Facebook appoints Spoorthi Priya as grievance officer for India on website
Social media giant Facebook recently appointed Spoorthi Priya as its Grievance Officer for India on its website.
As per Facebook's website, users can contact Spoorthi Priya - who is the Grievance Officer - through an e-mail ID.
This move was made after the new IT rules that are coming into effect recently as it requires significant social media intermediaries - those with over 50 lakh users - to appoint a grievance officer, nodal officer and a chief compliance officer. These personnel are required to be residing in India.
As per the Facebook page, users can also contact Facebook in India via post at an address in New Delhi.
Facebook-owned WhatsApp had recently named Paresh B Lal as its grievance officer for India on its website.
As per the media reports, On June 4, the tech company Facebook said that when it assesses content for newsworthiness, it will not treat content posted by politicians any differently from content posted by anyone else. Instead, it will simply apply its "newsworthiness balancing test" in the same way to all content, measuring whether the public interest value of the content outweighs the potential risk of harm by leaving it up.
As per the recent rules applied by the government for tech giant companies, all intermediaries have to prominently publish on their website, app or both, the name of the grievance officer and his/her contact details as well as the mechanism by which a user or a victim may make a complaint.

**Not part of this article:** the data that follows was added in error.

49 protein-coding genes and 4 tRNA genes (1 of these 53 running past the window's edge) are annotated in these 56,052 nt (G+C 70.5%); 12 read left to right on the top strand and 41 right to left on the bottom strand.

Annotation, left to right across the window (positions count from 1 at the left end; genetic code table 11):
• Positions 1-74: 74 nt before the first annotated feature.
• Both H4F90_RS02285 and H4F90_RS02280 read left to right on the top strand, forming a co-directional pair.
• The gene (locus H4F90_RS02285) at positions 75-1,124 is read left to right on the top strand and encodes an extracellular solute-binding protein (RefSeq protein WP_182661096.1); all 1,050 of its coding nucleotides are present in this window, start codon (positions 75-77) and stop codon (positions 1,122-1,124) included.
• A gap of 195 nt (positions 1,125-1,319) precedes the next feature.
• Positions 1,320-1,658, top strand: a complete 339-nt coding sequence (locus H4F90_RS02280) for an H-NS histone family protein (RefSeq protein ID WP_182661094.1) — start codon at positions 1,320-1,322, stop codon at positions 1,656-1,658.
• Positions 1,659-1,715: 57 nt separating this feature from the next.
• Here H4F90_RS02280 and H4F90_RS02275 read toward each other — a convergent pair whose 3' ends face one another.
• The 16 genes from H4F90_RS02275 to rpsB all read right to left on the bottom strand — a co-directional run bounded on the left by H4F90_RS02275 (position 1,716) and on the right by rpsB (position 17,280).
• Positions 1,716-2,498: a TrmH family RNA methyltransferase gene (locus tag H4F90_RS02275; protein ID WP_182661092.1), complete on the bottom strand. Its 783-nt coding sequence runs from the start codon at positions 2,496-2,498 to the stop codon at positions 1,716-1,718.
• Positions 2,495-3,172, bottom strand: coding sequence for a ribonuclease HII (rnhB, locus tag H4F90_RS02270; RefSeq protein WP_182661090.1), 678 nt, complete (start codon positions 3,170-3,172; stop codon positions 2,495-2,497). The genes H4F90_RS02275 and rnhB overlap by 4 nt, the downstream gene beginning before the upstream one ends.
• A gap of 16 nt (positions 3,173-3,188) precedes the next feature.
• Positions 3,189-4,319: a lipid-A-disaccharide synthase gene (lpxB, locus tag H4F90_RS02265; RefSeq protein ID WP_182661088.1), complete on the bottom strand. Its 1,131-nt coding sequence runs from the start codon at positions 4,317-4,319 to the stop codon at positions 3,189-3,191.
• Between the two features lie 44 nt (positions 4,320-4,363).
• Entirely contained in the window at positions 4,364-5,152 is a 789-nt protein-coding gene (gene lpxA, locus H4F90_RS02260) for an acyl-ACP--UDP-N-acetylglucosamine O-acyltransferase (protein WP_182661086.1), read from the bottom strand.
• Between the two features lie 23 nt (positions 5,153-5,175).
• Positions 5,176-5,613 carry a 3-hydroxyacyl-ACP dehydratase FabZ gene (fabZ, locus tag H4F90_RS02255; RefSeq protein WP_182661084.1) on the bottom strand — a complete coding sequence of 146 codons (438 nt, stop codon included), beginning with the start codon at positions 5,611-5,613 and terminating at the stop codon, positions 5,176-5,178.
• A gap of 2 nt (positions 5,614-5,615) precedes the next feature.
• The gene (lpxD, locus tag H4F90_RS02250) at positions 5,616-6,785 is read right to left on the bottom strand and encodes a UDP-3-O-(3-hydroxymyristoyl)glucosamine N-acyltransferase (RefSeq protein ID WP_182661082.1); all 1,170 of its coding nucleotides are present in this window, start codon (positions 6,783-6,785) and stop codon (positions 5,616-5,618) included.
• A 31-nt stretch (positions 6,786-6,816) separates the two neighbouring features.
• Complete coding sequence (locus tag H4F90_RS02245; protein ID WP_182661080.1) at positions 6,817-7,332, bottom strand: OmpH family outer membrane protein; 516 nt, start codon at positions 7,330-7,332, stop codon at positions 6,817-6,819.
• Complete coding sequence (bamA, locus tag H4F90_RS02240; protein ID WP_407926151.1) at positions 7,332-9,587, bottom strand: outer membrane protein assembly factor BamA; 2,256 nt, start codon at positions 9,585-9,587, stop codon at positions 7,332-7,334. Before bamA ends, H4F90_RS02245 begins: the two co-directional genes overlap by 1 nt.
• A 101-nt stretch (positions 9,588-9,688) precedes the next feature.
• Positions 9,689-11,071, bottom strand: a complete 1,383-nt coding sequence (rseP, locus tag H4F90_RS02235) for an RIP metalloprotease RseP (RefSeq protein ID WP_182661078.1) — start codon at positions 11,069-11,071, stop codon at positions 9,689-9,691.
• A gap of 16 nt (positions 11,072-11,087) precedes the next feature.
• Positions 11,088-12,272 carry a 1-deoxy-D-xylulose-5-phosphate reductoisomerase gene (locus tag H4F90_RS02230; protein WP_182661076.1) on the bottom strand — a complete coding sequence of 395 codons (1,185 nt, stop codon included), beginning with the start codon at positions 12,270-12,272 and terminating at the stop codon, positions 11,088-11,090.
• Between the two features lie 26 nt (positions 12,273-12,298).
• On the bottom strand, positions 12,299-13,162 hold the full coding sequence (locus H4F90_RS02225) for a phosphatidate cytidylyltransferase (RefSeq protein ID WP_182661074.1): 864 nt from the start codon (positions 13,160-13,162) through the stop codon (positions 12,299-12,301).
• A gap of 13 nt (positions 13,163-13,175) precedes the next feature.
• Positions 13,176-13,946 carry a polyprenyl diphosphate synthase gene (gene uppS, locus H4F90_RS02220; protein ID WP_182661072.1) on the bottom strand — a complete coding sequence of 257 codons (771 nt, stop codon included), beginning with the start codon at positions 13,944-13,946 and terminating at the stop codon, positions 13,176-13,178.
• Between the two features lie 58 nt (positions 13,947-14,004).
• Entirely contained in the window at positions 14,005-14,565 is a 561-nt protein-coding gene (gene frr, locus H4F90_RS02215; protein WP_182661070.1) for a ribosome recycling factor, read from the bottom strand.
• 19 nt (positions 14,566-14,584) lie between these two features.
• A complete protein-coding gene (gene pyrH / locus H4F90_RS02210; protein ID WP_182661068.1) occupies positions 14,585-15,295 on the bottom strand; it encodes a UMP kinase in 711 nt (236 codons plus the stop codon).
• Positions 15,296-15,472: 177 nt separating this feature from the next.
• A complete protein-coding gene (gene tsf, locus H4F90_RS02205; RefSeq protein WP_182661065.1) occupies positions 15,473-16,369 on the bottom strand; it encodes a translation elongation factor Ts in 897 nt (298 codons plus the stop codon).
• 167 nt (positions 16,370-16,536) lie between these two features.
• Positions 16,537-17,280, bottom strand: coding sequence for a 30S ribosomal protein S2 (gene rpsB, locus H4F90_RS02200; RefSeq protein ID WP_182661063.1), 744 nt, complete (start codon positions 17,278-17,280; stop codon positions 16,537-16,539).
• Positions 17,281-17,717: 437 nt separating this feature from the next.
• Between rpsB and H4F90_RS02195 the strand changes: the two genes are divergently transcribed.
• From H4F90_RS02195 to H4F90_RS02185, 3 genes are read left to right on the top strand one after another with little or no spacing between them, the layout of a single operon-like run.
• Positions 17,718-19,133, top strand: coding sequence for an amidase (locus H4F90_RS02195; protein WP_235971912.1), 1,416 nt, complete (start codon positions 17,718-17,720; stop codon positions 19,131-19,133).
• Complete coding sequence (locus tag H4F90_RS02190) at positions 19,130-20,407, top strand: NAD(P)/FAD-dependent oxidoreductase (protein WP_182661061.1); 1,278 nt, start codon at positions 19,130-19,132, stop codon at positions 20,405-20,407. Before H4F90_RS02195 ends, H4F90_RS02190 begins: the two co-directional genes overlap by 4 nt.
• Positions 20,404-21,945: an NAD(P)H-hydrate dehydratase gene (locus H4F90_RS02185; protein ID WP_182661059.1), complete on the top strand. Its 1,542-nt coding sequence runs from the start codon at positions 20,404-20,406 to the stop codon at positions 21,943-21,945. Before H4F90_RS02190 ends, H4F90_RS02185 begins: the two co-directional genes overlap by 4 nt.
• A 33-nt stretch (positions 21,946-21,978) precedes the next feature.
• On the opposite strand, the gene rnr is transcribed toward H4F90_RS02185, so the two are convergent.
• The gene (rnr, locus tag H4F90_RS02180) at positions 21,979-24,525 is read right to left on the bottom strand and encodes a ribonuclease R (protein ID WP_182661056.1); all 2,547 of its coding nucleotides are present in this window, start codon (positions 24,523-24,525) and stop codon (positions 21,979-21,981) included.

The grievance officer will have to acknowledge the complaint within 24 hours and dispose of such complaint within a period of 15 days from the date of its receipt, and receive and acknowledge any order, notice or direction issued by the authorities.
Under the new rules, social media companies will have to take down flagged content within 36 hours, and remove within 24 hours content that is flagged for nudity, pornography etc.
If the given rules are not followed by the companies it would result in these platforms losing their intermediary status that provides them immunity from liabilities over any third-party data hosted by them. This basically means that they could be liable for criminal action in case of complaints.
Other social media giants like Google and Twitter are also working on the same.
According to the media reports, Last week, the government had issued a notice to Twitter giving it one last chance to "immediately" comply with the new IT rules and warned that failure to adhere to the norms will lead to the platform losing exemption from liability under the IT Act.